Young Researcher Days, Part II

Every Sunday, my 10 year-old brother and I tune in toΒ Pinoy Scientist, a radio program hosted by active scientists Dr. Custer, Dr. Guido, and Dr. JD wherein health and environmental issues are discussed and scientific news are tailored for public consumption. I myself love breaking down science for curious little kids, so we usually have a short discussion after the program. Today’s episode especially contained a lot of scientific jargon but I was able to make my brother understand the main topic because… it was exactly the kind of research I worked on in my final year of high school!

Basically, my S&T research groupmates and I made filters out of the nanocomposite of Montmorillonite (MMT), a highly absorptive clay mineral which happens to be abundant in the Philippines, and a biodegradable plastic called Polycaprolactone (PCL). The idea was that adding MMT would make a better heavy metal filter in terms of absorptive power and durability, and of course we had to test that. Here’s our methodology in a nutshell:

  • Varying concentrations of MMT (0%, 5%, 10%) were mixed with PCL, dissolved in dichloromethane, and sonicated.
  • Fibers were made through electrospinning, a process in which both the polymer solution and a spinning metal collector are charged using high voltage electricity so that the solution evenly collects on the surface due to the electric field and dries up to form nanofibers.
  • Small strips were cut from the resulting nanofiber mat and subjected to tensile tests using the Universal Testing Machine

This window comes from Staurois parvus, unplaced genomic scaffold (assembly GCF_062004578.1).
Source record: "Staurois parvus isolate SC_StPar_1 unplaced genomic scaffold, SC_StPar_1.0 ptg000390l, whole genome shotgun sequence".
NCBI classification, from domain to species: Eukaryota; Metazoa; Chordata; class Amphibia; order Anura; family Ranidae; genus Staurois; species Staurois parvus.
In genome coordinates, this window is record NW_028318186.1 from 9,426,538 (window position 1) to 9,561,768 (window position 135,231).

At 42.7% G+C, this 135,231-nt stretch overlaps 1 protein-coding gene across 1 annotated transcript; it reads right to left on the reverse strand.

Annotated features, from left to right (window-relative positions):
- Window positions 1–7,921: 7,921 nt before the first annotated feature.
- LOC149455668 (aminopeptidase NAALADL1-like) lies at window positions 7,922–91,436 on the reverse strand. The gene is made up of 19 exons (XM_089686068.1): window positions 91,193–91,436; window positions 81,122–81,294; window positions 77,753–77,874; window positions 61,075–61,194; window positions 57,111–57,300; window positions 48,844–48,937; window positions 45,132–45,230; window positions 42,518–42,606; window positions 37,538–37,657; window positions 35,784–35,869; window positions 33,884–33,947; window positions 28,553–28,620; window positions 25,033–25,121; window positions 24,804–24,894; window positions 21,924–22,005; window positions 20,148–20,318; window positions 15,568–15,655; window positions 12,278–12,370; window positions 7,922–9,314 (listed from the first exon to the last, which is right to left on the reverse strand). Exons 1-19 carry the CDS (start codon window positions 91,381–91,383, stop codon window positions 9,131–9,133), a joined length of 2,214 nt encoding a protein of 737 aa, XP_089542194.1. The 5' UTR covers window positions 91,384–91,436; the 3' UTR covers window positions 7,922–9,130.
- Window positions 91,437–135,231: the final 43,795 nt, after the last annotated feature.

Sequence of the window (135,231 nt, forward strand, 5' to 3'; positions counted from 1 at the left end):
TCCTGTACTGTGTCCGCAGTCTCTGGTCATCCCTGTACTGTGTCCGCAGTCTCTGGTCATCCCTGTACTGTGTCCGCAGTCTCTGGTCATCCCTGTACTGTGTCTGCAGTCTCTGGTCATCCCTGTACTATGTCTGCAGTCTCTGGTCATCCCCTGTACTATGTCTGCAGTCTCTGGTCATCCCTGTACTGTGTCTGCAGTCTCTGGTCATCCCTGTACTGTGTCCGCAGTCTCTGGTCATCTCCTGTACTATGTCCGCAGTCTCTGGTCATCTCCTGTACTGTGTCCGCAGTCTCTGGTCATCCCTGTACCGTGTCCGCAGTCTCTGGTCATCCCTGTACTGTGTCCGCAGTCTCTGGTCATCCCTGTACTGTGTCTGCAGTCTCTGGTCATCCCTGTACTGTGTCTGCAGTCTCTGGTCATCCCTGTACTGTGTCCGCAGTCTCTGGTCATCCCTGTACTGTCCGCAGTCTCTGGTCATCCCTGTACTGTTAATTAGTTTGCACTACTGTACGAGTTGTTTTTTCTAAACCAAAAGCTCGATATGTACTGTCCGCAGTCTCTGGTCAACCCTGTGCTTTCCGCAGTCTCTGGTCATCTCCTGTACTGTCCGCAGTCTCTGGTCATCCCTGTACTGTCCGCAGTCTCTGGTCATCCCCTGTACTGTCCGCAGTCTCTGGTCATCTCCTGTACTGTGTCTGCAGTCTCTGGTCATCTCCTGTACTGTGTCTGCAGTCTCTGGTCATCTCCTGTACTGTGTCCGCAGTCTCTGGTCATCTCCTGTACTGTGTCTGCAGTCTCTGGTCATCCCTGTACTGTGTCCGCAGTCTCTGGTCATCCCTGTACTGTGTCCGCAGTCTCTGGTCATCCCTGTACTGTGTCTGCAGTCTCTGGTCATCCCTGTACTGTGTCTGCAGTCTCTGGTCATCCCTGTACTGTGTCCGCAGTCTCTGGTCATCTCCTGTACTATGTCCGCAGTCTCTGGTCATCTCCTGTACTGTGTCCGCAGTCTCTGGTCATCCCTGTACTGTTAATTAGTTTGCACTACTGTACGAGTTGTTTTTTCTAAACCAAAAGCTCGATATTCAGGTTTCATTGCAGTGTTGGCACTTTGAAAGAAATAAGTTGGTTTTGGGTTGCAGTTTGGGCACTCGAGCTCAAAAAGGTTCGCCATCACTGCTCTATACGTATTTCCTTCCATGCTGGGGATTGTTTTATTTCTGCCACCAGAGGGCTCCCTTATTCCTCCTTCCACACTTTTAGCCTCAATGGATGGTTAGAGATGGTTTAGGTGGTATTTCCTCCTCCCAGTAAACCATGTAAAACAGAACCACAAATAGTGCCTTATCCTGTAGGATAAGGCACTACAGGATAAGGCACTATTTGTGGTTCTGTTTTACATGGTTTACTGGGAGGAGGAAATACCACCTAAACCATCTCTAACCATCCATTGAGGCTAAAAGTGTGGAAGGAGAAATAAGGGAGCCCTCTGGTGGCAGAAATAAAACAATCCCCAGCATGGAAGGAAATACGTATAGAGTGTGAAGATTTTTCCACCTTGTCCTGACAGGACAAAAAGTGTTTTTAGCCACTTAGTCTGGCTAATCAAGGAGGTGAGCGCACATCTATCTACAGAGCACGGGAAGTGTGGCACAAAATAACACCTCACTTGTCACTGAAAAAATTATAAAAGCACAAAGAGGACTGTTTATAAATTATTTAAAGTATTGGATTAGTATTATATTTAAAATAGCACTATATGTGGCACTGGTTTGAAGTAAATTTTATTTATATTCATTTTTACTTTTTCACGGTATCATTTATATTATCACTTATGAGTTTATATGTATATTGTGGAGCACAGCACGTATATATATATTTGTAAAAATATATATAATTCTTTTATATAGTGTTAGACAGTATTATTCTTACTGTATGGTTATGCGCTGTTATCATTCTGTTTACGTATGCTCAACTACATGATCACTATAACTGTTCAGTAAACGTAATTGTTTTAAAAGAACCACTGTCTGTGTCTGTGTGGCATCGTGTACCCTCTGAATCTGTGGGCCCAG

• Surface morphology was observed using a scanning electron microscope at DLSU (no wonder the guest scientist of today’s episode works there) and their chemical composition were studied through Fourier transform infrared spectroscopy. All data were compared across the different concentrations of MMT, of course.
  • Lastly, DotA break after a productive day XD

I started this project as an intern under the University of the Philippines – Diliman’s Department of Mining, Metallurgical and Material Engineering. Thanks to their time and support, I learned some things about mining issues and materials science, I got the chance to contribute to their research, and I was able to conduct mine for free. πŸ˜€


I used to be intimidated by such a daunting task, but the S&T research course made me realize that writing scientific papers is actually pretty enjoyable (except for the pressing deadlines, haha). The best part was successfully explaining the project to the judges during the PSHS Research Fair, and unexpectedly garnering the 4th grand award. πŸ˜€

Needless to say, that PS episode brought back lots of good memories. πŸ™‚